July 30, 2008

Antlions: It's the Pits

Bob Dodds, Lee County Extension Education Director sent in a great photo of one our least-seen, common insects in Iowa: the antlion. Antlions are devious, cold-blooded killers. They make small, conical pits in loose sand in dry, sheltered locations (photo below). Unsuspecting ants that stumble into the pit slide to the bottom and are quickly sucked dry of all body fluids by the larva hiding just under the surface at the bottom of the pit.

Spotted Grapevine Beetles Are Active Now

As mentioned in the Clinic Update now is the time to find some of Iowa's largest insects. See the photo below for one example sent by Dennis Molitor, Carroll County Extension Education Director. The spotted grapevine beetle is a large member of the Junebug family. It resembles a light tan Junebug. It is 1 inch in length and has 6 small black dots on the wing covers. The adults feed on grape foliage but are not usually a significant pest. The larvae are huge white grubs that live in well-rotted stumps and logs. Adult beetles found on grapevines need only be handpicked and discarded.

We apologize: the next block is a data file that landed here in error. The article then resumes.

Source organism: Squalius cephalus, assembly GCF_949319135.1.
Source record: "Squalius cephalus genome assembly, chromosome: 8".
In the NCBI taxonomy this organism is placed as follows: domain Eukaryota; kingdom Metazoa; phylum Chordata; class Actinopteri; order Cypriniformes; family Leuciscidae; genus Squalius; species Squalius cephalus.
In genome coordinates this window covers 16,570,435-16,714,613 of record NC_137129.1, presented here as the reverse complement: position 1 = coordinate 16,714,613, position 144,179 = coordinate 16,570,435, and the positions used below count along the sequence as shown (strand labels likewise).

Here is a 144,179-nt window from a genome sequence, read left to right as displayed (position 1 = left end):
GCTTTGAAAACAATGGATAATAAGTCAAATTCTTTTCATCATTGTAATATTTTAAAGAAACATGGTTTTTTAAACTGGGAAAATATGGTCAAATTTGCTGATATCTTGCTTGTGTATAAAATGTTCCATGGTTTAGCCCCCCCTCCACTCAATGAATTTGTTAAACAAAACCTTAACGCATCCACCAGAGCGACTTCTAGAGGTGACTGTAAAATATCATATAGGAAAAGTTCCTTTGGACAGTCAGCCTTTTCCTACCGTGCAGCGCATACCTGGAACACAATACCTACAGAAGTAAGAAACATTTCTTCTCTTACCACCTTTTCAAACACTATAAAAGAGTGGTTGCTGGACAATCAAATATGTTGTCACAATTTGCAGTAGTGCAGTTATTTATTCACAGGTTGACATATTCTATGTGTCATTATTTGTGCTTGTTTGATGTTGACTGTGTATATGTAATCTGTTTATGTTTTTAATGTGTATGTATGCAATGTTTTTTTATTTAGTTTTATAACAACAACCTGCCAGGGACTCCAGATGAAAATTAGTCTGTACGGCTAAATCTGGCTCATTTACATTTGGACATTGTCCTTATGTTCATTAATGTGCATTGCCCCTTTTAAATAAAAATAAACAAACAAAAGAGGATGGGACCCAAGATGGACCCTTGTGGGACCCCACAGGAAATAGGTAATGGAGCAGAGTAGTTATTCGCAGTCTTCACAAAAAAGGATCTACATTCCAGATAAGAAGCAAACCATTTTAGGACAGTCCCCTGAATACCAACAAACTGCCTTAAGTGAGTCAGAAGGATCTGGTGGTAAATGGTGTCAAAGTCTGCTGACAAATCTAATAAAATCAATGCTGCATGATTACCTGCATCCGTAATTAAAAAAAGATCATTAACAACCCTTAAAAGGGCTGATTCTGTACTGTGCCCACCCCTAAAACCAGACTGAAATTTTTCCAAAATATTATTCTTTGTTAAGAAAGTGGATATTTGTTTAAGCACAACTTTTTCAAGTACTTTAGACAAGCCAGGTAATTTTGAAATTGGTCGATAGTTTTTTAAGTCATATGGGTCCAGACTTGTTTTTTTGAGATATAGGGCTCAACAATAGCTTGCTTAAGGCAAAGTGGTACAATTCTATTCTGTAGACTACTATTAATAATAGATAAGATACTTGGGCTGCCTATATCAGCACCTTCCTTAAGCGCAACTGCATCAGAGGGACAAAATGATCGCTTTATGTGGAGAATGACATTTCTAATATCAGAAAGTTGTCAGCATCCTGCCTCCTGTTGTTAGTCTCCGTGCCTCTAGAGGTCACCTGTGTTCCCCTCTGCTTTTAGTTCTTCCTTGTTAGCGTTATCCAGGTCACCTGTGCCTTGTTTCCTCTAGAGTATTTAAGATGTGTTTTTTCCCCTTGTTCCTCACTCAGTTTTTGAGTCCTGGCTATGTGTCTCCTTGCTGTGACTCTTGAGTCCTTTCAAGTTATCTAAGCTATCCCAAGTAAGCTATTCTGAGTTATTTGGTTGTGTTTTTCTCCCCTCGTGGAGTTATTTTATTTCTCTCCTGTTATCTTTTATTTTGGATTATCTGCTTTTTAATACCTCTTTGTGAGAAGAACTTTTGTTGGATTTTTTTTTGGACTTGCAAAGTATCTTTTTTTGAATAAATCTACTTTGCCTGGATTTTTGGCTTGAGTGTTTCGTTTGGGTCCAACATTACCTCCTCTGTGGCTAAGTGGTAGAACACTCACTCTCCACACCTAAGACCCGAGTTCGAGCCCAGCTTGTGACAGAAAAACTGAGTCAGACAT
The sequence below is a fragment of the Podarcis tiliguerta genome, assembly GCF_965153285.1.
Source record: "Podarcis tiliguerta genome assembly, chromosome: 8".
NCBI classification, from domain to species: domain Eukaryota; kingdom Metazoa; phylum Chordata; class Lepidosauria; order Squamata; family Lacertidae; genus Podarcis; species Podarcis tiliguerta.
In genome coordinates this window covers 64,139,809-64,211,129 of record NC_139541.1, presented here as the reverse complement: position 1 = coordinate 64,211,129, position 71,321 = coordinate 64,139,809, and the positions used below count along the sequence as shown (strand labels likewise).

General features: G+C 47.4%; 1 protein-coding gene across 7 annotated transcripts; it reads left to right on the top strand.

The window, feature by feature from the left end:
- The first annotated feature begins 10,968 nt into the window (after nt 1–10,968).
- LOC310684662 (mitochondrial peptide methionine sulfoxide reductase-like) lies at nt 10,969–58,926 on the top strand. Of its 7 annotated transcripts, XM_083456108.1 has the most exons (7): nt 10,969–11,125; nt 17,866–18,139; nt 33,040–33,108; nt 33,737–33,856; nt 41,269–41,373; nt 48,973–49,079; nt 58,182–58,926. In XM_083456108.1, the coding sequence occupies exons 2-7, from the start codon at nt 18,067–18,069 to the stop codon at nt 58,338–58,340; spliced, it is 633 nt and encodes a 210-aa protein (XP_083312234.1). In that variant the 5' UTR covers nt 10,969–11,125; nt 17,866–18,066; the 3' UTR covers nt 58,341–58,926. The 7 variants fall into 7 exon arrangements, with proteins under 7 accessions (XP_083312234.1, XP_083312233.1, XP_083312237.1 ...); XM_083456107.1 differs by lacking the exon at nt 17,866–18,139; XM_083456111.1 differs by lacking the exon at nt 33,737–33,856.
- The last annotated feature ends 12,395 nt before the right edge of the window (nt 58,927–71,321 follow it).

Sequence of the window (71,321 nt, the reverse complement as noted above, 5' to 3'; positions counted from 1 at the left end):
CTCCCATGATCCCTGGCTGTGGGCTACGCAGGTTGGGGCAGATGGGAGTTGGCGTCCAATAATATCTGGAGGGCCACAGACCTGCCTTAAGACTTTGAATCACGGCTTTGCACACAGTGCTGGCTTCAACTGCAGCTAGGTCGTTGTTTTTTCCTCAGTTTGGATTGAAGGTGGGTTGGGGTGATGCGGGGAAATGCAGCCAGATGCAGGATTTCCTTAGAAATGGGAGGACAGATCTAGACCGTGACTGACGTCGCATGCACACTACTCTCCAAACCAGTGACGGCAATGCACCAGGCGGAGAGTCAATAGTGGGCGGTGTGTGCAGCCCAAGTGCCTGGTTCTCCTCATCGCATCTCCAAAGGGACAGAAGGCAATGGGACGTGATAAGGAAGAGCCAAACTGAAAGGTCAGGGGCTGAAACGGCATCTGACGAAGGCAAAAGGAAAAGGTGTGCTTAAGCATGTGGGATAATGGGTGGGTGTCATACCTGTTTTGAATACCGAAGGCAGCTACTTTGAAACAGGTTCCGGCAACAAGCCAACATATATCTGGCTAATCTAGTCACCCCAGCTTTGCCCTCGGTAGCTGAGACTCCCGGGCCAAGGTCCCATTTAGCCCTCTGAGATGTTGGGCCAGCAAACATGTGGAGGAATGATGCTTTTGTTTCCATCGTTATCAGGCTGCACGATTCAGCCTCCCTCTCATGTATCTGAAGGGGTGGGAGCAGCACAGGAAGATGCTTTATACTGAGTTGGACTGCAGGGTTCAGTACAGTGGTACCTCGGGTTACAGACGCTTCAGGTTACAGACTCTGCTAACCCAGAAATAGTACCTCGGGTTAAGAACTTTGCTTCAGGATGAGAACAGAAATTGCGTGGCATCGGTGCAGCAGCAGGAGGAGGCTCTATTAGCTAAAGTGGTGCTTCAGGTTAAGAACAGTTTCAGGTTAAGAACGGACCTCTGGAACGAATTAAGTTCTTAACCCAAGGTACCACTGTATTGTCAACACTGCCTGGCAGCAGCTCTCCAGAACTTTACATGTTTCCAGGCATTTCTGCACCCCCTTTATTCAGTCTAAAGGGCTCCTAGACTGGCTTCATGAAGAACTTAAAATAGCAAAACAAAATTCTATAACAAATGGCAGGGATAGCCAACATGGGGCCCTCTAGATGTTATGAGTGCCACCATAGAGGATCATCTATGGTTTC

What is a "Locust?"

It's the second half of summer and the cicadas are a-buzzing in the trees in the late afternoon. When I pointed this out to the neighbor, he said, "Oh. You mean the locusts?" "Well, yes and no." I replied. It's complicated.